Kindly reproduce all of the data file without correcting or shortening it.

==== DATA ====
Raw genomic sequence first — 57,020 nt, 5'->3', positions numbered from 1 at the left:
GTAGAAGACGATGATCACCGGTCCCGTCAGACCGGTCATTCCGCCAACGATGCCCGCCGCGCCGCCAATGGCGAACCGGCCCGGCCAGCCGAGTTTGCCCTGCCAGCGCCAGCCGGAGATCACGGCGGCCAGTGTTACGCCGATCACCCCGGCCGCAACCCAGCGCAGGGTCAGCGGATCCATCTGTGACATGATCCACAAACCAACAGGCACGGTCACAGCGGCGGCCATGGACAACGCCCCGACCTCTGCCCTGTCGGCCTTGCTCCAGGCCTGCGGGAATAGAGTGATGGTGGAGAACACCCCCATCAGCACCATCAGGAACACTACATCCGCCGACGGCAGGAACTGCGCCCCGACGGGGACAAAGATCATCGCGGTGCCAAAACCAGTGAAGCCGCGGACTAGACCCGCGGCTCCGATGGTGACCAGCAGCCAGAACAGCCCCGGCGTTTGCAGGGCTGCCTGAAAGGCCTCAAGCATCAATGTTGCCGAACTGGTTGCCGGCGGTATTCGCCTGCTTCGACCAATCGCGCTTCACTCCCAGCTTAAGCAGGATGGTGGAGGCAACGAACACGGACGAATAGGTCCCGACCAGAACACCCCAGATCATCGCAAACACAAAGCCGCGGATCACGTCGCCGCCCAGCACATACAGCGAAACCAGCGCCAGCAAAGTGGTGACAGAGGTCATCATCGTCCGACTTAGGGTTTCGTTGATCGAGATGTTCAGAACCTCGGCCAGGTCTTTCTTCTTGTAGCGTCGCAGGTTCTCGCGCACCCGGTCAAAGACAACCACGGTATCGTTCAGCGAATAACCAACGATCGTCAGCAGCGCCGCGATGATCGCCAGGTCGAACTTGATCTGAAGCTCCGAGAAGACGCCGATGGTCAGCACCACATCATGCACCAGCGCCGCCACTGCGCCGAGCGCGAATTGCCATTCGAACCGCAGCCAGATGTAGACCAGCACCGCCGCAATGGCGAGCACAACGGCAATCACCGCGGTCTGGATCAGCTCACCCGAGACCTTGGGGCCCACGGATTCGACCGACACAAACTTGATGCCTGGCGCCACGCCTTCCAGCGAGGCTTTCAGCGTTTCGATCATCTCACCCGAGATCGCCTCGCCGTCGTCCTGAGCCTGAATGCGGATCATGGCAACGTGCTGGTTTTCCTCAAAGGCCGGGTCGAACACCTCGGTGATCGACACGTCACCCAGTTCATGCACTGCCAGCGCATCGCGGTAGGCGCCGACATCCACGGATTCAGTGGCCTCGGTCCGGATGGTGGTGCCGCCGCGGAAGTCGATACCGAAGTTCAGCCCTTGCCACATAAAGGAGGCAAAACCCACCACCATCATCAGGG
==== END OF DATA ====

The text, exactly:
Raw genomic sequence first — 57,020 nt, 5'->3', positions numbered from 1 at the left:
GTAGAAGACGATGATCACCGGTCCCGTCAGACCGGTCATTCCGCCAACGATGCCCGCCGCGCCGCCAATGGCGAACCGGCCCGGCCAGCCGAGTTTGCCCTGCCAGCGCCAGCCGGAGATCACGGCGGCCAGTGTTACGCCGATCACCCCGGCCGCAACCCAGCGCAGGGTCAGCGGATCCATCTGTGACATGATCCACAAACCAACAGGCACGGTCACAGCGGCGGCCATGGACAACGCCCCGACCTCTGCCCTGTCGGCCTTGCTCCAGGCCTGCGGGAATAGAGTGATGGTGGAGAACACCCCCATCAGCACCATCAGGAACACTACATCCGCCGACGGCAGGAACTGCGCCCCGACGGGGACAAAGATCATCGCGGTGCCAAAACCAGTGAAGCCGCGGACTAGACCCGCGGCTCCGATGGTGACCAGCAGCCAGAACAGCCCCGGCGTTTGCAGGGCTGCCTGAAAGGCCTCAAGCATCAATGTTGCCGAACTGGTTGCCGGCGGTATTCGCCTGCTTCGACCAATCGCGCTTCACTCCCAGCTTAAGCAGGATGGTGGAGGCAACGAACACGGACGAATAGGTCCCGACCAGAACACCCCAGATCATCGCAAACACAAAGCCGCGGATCACGTCGCCGCCCAGCACATACAGCGAAACCAGCGCCAGCAAAGTGGTGACAGAGGTCATCATCGTCCGACTTAGGGTTTCGTTGATCGAGATGTTCAGAACCTCGGCCAGGTCTTTCTTCTTGTAGCGTCGCAGGTTCTCGCGCACCCGGTCAAAGACAACCACGGTATCGTTCAGCGAATAACCAACGATCGTCAGCAGCGCCGCGATGATCGCCAGGTCGAACTTGATCTGAAGCTCCGAGAAGACGCCGATGGTCAGCACCACATCATGCACCAGCGCCGCCACTGCGCCGAGCGCGAATTGCCATTCGAACCGCAGCCAGATGTAGACCAGCACCGCCGCAATGGCGAGCACAACGGCAATCACCGCGGTCTGGATCAGCTCACCCGAGACCTTGGGGCCCACGGATTCGACCGACACAAACTTGATGCCTGGCGCCACGCCTTCCAGCGAGGCTTTCAGCGTTTCGATCATCTCACCCGAGATCGCCTCGCCGTCGTCCTGAGCCTGAATGCGGATCATGGCAACGTGCTGGTTTTCCTCAAAGGCCGGGTCGAACACCTCGGTGATCGACACGTCACCCAGTTCATGCACTGCCAGCGCATCGCGGTAGGCGCCGACATCCACGGATTCAGTGGCCTCGGTCCGGATGGTGGTGCCGCCGCGGAAGTCGATACCGAAGTTCAGCCCTTGCCACATAAAGGAGGCAAAACCCACCACCATCATCAGGG